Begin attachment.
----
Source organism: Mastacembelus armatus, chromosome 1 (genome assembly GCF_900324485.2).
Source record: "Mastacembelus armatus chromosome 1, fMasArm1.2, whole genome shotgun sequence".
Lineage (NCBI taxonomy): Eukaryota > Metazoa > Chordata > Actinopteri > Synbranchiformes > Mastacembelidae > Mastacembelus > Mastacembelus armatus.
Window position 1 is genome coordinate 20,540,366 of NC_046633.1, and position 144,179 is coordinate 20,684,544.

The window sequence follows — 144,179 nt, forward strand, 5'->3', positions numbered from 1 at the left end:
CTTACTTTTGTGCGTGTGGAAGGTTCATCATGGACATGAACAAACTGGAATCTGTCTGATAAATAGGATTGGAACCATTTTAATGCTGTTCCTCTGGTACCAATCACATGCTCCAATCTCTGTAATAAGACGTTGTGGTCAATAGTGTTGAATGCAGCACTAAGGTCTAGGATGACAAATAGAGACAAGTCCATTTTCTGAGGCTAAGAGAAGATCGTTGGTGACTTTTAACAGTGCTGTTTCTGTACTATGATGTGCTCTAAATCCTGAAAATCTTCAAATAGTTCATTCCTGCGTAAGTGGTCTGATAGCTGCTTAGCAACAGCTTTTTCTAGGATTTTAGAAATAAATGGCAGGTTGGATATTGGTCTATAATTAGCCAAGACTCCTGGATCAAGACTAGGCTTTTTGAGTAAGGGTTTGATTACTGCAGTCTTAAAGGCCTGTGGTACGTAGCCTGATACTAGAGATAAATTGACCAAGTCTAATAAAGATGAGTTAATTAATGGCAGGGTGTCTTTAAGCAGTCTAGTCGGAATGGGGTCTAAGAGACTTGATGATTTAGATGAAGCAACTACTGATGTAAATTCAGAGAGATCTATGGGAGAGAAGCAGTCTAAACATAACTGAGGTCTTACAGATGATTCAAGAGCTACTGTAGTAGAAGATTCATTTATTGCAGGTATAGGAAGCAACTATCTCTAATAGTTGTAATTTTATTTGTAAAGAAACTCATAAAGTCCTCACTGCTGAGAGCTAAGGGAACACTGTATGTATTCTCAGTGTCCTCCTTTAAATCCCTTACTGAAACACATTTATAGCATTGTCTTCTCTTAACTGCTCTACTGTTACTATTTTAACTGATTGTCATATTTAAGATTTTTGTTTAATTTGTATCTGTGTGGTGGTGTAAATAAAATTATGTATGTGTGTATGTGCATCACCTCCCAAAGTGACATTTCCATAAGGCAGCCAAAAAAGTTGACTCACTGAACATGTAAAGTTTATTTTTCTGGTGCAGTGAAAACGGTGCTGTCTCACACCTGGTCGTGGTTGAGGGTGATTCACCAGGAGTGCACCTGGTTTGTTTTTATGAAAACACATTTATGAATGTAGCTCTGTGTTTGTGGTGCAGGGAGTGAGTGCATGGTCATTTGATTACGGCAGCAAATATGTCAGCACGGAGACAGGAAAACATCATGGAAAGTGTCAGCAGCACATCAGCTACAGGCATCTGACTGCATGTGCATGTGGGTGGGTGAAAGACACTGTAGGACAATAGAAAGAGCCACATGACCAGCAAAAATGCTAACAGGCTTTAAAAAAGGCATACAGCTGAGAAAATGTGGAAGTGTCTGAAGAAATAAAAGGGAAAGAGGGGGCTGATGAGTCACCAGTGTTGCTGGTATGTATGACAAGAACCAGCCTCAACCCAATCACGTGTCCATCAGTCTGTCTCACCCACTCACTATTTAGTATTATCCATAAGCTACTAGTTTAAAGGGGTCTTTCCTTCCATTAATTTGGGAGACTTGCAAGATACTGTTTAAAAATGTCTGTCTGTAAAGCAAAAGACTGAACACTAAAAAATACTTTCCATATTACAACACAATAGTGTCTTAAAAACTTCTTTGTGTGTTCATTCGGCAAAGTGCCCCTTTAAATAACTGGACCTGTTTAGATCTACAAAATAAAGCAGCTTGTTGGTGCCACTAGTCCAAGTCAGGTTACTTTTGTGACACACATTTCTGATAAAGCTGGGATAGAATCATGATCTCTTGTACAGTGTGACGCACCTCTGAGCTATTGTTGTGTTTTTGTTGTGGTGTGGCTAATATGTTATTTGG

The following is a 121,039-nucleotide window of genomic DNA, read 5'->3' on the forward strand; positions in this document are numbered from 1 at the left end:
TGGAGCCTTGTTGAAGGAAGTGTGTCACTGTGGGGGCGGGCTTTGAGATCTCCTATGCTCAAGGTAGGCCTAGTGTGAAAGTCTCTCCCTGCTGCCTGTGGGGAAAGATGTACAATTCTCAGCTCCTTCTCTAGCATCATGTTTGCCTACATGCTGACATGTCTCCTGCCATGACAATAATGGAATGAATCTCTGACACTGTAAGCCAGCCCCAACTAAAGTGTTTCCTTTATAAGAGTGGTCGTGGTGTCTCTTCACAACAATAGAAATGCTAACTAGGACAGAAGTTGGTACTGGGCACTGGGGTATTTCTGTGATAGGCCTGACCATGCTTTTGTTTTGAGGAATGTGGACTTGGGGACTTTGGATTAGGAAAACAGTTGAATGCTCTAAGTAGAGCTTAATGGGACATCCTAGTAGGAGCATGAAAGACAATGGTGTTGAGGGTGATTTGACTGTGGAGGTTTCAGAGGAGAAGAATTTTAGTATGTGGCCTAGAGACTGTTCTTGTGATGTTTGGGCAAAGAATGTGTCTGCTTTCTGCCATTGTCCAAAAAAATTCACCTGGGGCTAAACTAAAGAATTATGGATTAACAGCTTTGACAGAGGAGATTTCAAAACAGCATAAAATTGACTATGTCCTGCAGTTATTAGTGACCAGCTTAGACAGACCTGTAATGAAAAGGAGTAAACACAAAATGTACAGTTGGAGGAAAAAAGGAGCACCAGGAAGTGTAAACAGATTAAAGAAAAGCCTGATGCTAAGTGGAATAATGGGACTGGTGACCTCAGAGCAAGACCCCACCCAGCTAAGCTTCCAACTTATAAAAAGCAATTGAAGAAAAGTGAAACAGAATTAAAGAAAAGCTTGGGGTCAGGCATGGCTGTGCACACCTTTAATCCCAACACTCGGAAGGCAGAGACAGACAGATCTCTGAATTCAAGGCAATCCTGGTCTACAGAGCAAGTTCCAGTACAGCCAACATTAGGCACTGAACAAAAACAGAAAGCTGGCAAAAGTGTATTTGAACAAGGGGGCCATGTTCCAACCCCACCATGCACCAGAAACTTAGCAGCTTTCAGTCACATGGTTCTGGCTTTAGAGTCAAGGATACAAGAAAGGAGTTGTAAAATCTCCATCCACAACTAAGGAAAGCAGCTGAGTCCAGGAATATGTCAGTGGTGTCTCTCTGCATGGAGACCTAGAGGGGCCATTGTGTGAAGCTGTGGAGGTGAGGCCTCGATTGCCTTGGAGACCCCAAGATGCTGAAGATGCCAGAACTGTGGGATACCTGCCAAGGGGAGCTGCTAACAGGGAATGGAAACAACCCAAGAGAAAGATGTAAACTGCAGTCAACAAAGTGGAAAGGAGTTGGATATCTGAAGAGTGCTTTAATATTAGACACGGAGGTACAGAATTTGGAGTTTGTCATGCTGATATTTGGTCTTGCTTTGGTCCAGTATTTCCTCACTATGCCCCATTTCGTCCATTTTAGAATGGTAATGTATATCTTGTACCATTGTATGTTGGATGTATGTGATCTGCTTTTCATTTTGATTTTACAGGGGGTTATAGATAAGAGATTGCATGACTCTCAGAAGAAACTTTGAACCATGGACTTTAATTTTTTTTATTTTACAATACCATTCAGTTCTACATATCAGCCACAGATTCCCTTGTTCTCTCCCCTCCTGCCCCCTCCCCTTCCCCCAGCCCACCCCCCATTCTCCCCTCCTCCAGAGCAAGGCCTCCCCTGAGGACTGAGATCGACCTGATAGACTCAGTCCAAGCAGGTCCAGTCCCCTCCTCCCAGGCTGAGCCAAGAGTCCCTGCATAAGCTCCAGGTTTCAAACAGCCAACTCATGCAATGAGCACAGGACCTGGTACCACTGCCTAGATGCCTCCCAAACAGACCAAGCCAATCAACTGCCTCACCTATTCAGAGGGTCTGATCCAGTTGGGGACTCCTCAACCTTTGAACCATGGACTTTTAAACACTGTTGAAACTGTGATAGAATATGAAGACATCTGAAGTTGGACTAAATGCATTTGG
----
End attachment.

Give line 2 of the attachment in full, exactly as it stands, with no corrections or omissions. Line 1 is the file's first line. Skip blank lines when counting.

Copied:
Source record: "Mastacembelus armatus chromosome 1, fMasArm1.2, whole genome shotgun sequence".